MINNEAPOLIS – The unelected Minneapolis Charter Commission voted 10-5 today to delay acting on a proposed charter amendment. That means residents won’t get to decide during the November election how to change policing.
The charter commission delayed taking action for 90 more days, making it impossible to get the issue on the November ballot. The amendment would replace the Minneapolis Police Department with a Department of Community Safety and Violence Prevention that may include licensed peace officers.
“People in Minneapolis overwhelmingly say they want real and meaningful change following the police murder of George Floyd,” said ACLU-MN Executive Director John Gordon. “The Charter Commission’s choice to delay a decision today will prevent voters from achieving change and deciding the future of policing in their own city this November. The ACLU-MN will work with our partners and community members to ensure we can create a truly just system that is not based on our racist system of policing and mistreatment of People of Color.”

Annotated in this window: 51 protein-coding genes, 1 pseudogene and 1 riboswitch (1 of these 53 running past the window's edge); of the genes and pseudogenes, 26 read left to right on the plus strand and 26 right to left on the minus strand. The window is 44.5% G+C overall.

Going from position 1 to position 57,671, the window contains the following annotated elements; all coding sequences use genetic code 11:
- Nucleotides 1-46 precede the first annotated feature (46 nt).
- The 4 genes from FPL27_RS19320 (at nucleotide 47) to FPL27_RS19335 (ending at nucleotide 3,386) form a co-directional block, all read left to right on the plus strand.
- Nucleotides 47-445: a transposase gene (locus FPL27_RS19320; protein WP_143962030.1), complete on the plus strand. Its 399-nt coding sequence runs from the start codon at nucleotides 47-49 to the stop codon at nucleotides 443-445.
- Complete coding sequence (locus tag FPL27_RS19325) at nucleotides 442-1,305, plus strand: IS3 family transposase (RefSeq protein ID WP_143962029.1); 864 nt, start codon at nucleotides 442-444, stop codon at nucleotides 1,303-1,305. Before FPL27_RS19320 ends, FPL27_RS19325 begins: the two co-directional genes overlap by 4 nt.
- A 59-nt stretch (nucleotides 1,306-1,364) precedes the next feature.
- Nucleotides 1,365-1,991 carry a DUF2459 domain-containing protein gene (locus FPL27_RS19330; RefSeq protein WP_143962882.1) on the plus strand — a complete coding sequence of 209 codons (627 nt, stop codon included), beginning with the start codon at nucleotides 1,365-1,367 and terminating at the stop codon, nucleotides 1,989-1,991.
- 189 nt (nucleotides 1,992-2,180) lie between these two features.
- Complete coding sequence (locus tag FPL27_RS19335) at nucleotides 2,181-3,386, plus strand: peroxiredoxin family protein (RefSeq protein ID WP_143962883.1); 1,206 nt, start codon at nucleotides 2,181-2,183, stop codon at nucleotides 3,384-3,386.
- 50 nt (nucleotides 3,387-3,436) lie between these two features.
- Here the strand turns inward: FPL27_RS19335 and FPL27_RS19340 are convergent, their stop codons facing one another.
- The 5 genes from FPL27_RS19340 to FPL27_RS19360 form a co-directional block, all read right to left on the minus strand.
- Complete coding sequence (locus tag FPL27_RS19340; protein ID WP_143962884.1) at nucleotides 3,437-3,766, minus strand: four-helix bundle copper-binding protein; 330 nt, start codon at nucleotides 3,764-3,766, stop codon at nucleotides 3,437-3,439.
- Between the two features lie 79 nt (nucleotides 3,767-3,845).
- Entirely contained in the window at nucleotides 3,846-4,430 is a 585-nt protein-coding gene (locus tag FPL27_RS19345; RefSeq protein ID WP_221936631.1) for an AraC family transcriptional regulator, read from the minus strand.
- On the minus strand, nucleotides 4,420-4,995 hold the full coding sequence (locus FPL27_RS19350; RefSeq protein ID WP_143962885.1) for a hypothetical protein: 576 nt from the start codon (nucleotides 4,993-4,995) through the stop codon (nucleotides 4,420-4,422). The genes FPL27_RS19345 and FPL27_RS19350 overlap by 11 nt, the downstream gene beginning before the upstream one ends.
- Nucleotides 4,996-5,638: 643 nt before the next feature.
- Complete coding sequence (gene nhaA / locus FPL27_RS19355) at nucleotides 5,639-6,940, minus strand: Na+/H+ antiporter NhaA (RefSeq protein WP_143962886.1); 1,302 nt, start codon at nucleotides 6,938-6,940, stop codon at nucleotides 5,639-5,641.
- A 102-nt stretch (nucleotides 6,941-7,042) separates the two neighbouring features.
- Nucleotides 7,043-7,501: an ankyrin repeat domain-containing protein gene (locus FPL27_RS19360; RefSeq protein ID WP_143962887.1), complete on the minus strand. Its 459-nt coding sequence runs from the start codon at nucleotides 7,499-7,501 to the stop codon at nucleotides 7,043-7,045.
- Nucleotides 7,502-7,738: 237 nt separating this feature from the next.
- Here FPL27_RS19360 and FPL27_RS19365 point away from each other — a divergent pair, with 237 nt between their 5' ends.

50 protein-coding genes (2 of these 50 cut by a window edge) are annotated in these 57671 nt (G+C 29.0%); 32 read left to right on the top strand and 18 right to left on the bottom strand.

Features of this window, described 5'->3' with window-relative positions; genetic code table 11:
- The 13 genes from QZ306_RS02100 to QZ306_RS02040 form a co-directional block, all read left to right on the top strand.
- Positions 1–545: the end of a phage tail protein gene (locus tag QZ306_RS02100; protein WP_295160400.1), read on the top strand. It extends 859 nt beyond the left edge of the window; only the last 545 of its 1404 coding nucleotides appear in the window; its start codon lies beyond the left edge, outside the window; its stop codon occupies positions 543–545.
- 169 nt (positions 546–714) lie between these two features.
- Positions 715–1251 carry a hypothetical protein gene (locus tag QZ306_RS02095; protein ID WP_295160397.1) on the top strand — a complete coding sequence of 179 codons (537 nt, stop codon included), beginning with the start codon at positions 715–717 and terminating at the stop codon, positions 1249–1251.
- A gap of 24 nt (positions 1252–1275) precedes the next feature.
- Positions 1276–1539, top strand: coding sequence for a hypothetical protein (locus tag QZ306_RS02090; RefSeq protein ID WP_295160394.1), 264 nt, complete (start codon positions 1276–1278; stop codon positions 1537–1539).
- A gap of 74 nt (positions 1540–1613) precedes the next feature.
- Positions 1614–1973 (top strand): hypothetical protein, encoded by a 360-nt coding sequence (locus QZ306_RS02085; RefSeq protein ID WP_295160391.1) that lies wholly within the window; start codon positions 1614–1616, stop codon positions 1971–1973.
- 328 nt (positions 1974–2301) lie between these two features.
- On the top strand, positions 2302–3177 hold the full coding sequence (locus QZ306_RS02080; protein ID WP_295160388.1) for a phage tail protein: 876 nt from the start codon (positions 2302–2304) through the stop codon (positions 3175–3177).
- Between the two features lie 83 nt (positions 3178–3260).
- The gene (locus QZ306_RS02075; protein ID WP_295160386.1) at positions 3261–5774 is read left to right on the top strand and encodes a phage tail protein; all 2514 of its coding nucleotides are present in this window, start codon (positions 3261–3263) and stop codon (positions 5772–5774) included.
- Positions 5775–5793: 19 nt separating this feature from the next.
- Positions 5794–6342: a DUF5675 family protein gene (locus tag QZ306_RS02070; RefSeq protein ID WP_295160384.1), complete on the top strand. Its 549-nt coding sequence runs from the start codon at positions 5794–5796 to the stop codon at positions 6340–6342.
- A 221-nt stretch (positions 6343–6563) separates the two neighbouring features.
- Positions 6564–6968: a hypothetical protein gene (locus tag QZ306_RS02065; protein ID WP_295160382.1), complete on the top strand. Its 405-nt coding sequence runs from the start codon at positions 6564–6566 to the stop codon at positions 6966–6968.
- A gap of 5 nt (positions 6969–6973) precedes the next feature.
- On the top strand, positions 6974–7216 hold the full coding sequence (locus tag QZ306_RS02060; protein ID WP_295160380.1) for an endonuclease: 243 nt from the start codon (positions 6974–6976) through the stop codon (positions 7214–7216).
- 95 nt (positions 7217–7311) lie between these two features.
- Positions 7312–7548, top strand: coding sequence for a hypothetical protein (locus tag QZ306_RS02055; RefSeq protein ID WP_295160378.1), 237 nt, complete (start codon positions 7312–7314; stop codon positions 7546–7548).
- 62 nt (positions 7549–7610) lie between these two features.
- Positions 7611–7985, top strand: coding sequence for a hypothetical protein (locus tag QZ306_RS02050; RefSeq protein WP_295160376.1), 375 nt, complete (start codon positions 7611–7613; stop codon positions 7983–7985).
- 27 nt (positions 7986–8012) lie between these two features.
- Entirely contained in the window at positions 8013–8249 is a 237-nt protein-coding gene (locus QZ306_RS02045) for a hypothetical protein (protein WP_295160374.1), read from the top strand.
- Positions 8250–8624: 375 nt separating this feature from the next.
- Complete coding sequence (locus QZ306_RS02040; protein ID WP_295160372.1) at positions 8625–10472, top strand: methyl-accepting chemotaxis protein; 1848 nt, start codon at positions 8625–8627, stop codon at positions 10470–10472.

A recent poll by the ACLU and The Fairness Project found 61% of Minneapolis residents, including 70% of Black community members, support the charter amendment. Following the police murder of George Floyd and protests around our city, 86% said it was clear that Minneapolis needs to make real and meaningful changes to its police department. Redirecting some of the $193 million Minneapolis spends on policing to social and health services also had strong support at 79%.
The American Civil Liberties Union of Minnesota is a nonprofit, nonpartisan organization dedicated to protecting and promoting the civil liberties of all Minnesotans.